The 7 Deadly Sins of Resume Writing

  1. Never lie.

    Aside from the moral implications, if you are hired and your fabrications are found out, you can be dismissed. Depending on how large the business community is in your area, this could ruin all your local career prospects.

  2. Don't use the word "resume" on your resume.

    An employer is smart enough to figure out that s/he is reading a resume.

  3. Don't include salary information.

    Sometimes employers ask for this information. Unless you are specifically asked about salary expectations on an application, do not disclose this information.

    By listing salary information, you might be eliminated from consideration if you are asking for too much, or you may be under-compensated since you indicated that you would work for less.

  4. Don’t attach job references & testimonials.

    Usually at the end of the resume it will say, "references available upon request". This is sufficient. If an employer wishes to check references they will specifically ask for them up front. Most however, request them after the first interview. For additional information on see the References section.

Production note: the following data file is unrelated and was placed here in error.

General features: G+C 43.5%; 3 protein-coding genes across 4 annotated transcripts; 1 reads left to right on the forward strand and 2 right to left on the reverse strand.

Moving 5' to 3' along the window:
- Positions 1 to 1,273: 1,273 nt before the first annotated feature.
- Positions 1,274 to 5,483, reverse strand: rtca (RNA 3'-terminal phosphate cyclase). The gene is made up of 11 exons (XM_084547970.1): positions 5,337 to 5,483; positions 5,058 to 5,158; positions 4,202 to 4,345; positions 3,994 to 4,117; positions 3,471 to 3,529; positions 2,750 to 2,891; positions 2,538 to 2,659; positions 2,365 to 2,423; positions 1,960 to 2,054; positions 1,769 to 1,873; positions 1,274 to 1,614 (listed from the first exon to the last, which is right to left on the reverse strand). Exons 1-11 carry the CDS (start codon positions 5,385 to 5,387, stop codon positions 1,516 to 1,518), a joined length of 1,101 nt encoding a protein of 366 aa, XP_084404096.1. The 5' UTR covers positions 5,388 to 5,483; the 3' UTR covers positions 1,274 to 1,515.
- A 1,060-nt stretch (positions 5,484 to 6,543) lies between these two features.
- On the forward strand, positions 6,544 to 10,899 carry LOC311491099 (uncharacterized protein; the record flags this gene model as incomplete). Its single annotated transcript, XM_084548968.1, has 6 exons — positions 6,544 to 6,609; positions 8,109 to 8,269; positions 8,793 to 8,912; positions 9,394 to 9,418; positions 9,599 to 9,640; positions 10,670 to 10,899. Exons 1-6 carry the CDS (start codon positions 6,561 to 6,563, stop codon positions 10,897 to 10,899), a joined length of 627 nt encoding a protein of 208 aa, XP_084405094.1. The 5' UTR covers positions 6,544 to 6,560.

Testimonials are not helpful, since you would never include negative comments. Rather focus on your experiences and achievements to show your suitability for the position. If you have written testimonials you can bring these with you to the interview.

  5. Don’t include personal statistics & photographs.

    Facts about your marital status, age, height, weight, photographs etc, are not important (unless you are applying for a modeling job) and are only invitations for discrimination.

  6. Don’t include personality profiles.

    It’s highly unlikely that anyone will portray himself or herself negatively, thus positive personality profiles do not have much influence. An employer will likely judge your personality from actually meeting you at the interview.

  7. Don’t copy someone else’s resume. Be original and creative.

    Start your resume from scratch. It is okay to look at other resumes to determine what is and is not appropriate. Writing your own resume will give you a chance to express who you truly are.

    Most importantly, this will ensure you are familiar with your resume. You don't want to be struggling to explain to an employer what you meant by a neat - sounding phrase that you copied.